Lessons Learned from my Mountain Lion Encounter
I told you all about my encounter with the mountain lion in my last post and this time I want to tell you my thoughts about it a few days after it happened. But first, let me thank you all for you kind comments about being glad we were okay. It’s very nice to know that people are so concerned about us! I’ve written before that I’m a broken person and while many of you have written me and said, “Oh Bob, you aren’t broken!” I know the truth and that’s that I am truly and deeply broken. If you had said to me twenty years ago that today many people would want to read about my life and be concerned for my welfare I would have laughed in your face! No one but my mother wanted anything to do with me!
There are two things that changed me and brought healing to my life:
- A spiritual program that performed miracles on my personality and changed me at the cellular level.
- A deep and continual contact with nature which is the result of vandwelling.
One thing that remains true about me is that I have very little connection with my emotions. The old saying “Still water runs deep.” very much applies to me. I try to avoid feeling anything, but when I do feel, it’s intense. That worked in my favor in this instance because I easily kept a level head through the whole time I was in contact with the Lion and then, for the first several hours, my emotions were still calm—eerily calm. All the questions I listed in my last post actually went through my mind, but I was never in any danger of making big changes in my life, I don’t generally make emotional decisions. The truth is I can’t imagine what it would take to make me give up this life—nothing less than catastrophic disease could pry me out of my van or my beloved nature! I’m certain that the healing changes that have happened in my life are only temporary and if I give up the two root causes of them (1) my spiritual practice and 2) my connection to nature) I will very quickly revert back to being that broken, miserable human being I was 20 years ago. I will NOT give up being a boondocker!
If Cody was gone, I could not be alone and needed to be around my friends.
Very quickly I felt a deep and intense feeling of needing to be with people and not to be alone; that came as a shock to me and was very revealing. I’ve never had that feeling before because I’ve always been such a loner and never felt like I belonged. For example, I’ve been camping and traveling alone for the last 6 weeks and have been as happy as I can be. But take Cody away and I instantly felt a very strong need to go back and camp with my friends. Now that Cody is back, that feeling is gone—I’m perfectly happy alone again. I haven’t spoken to another person in 4 days and that’s fine with me. Apparently dogs have a profound influence on me!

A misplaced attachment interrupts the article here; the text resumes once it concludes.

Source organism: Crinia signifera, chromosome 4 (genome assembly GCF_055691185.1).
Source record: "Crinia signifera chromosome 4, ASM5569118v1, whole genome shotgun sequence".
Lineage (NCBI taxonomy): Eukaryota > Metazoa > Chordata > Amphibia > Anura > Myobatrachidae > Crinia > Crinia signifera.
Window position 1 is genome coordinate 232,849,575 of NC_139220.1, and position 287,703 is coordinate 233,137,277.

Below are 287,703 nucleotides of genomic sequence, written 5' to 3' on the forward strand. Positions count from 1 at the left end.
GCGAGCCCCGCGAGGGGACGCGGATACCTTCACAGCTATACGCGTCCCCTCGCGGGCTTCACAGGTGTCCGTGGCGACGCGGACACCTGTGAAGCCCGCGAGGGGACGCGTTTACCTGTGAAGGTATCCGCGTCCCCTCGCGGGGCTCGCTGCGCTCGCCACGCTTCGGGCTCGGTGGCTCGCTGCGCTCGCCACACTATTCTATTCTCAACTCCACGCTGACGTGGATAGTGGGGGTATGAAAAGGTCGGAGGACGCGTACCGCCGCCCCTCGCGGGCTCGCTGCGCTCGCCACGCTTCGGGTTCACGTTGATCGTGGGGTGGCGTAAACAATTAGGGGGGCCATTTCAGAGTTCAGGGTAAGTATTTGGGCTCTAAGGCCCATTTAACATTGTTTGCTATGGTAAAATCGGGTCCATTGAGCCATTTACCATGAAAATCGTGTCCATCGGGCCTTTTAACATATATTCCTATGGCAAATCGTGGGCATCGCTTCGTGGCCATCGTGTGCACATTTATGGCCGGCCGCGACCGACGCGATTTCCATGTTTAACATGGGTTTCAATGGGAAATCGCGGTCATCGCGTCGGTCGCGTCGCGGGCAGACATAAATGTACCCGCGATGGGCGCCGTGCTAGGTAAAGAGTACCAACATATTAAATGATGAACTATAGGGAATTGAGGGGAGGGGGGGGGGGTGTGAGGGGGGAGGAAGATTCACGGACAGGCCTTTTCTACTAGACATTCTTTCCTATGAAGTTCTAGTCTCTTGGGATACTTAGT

Part of my brokenness is that I can just barely make connections with other people, and then make up for that by connecting with my dog.
I’ve had wives and girlfriends be jealous of my dog and tell me that I loved him more than her. They were right, I do. Oh well, no need for me to judge that, it’s just who I am. I work very hard to compensate for my lack of connection with people by my work on this website. I love, serve and help people safely from a distance behind this keyboard and, to the best of my limited ability, try to do so face-to-face whenever possible.
There has been a lot of scientific research into the human need for nature and the effects of disconnection from it. And one constant in their findings is that being in nature makes us empathetic and being separated from it reduces our empathy (see the footnote at end of the post). I have found that to be extremely true in my life. As soon as I became a vandweller I felt a big increase in empathy for all the broken people out there who needed to find vandwelling just like I did. It was that empathy that led me to start this website in 2005. When I became a boondocker, my empathy gigantically increased and out of it came the RTR, the blog and forum. It was a lot more work, but it was truly a labor of love. I intensely enjoy the thought that my writing may make people’s lives better and I joyfully do the “work.”
I realized that I honestly believe all my preaching about needing to live like our distant ancestors.